• capt_taco
    Apple: "Hello, Samsung? We need parts for our iPhones."
    Samsung: "OK, that'll be $7 billion please."
    Apple: "By the way, we're suing you for a billion dollars."
    Samsung: (pause) ... "But you still want the parts?"
    Apple: "Yes."
    Samsung: "OK, that'll be $8 billion please."

  • WyomingKnott
    10435046 said:
    Even if this is true, Cook had enough time to drop this BS. He didn't, so he's as much to blame as his predecessor.

    Zak's articles are the most spammed. I guess no filter for spam is OK in his opinion.
    The author doesn't filter spam. Maybe Zak has the most popular articles, so they are the most efficient place to go spamming?
  • ikyung
    AndrewMDSince Samsung had so much insight into what went into an Apple product at the time, Samsung entering the smartphone business was a mistake they took. Actually, I doubt Apple would have sued them if their phones did not look like an Apple product to begin with.This reminds me about Hyundai's entry into the entry-level luxury market with their first Almati, it was then during the German auto show a Mercedes's rep commented thinking that Mercedes completed their showing of new cars only to be shocked that Hyundai copied their iconic front-end design for their own car. It seems that Asians have an issue creating a unique product to wow the world, only know how to copy an existing product....So you use two examples within a single time period to exemplify an entire race of people. The way technology works is it evolves horizontally as well as vertically. Innovation and iteration. So.. since China built the first cannon dating back more then a hundred years before Europe, does that mean any device that uses gun powder to shoot projectiles are copies? No it doesn't. Because cannons built in Europe were more efficient, accurate, and powerful. They took an idea and functionality of something that already existed and made it better. That is called iterating.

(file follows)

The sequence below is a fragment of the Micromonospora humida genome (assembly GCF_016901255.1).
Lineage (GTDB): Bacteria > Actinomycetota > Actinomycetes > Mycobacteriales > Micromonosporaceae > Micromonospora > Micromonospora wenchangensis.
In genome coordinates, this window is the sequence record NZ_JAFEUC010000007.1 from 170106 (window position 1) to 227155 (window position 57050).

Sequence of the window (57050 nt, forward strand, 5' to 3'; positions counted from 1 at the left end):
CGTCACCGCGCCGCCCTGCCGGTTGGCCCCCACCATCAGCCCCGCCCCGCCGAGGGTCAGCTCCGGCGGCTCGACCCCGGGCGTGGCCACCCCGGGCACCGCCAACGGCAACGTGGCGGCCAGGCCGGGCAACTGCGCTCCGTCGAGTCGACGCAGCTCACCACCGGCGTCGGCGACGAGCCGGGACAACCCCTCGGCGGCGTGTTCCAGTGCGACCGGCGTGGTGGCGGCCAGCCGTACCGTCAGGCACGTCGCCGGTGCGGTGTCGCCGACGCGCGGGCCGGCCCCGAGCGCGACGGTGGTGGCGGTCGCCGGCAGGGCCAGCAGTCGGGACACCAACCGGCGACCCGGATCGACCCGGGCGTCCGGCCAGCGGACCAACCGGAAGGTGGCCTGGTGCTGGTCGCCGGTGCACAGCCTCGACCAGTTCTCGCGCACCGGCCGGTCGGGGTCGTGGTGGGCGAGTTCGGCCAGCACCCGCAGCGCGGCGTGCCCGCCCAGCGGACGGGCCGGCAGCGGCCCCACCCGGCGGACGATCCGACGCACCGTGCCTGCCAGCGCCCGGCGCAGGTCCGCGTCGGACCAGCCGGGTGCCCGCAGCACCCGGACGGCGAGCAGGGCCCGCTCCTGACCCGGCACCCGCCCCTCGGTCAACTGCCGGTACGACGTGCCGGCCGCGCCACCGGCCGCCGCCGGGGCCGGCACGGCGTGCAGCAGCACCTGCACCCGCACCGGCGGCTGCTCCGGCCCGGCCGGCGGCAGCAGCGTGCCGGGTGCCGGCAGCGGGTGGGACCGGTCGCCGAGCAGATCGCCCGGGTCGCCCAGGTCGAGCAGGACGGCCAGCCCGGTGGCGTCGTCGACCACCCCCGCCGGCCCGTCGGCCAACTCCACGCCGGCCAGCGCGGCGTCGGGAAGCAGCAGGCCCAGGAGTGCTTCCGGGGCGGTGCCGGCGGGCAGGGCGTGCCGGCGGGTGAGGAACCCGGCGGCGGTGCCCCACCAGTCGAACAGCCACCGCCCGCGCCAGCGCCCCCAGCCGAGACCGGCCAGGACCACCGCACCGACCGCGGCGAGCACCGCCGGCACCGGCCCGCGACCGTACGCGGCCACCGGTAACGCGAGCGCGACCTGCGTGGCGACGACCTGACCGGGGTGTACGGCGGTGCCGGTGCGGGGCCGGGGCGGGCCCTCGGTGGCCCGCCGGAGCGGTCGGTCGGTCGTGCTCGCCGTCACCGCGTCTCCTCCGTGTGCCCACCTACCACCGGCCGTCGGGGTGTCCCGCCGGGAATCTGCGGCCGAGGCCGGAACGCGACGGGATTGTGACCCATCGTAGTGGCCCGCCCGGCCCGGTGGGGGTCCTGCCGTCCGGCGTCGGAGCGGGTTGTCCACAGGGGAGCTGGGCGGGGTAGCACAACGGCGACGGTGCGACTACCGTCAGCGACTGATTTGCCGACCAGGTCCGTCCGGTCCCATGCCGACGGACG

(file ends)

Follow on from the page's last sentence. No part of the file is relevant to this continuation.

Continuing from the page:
Samsung already stated in an interview that they let the market drive them unlike Apple's philosophy of they drive the market because consumers don't know what they want. So when the smartphone market was established, Samsung took an existing product and added things that Apple didn't offer. Like SD card slots, removable batteries, Android OS, bigger screens, etc. Of course back in 2010 when Galaxy S first launched, it wasn't as popular. The reason for it was the masses didn't really understand what a Smartphone was capable of so they wanted something easy that just made calls, texts, etc. As the market matures, so does the consumers of the market. They started looking for more features which is why the S2 and S3 became more popular.
  • A Bad Day
    One does not simply screw with Mr. Jobs.

    One of the previous suppliers back in Apple's early years was bold enough to tell him that they will delay shipments whenever they like because there was nothing in the contract prohibiting it.

    He immediately broke the contract and ate a lawsuit from the supplier to set an example of his intolerance of BS towards him.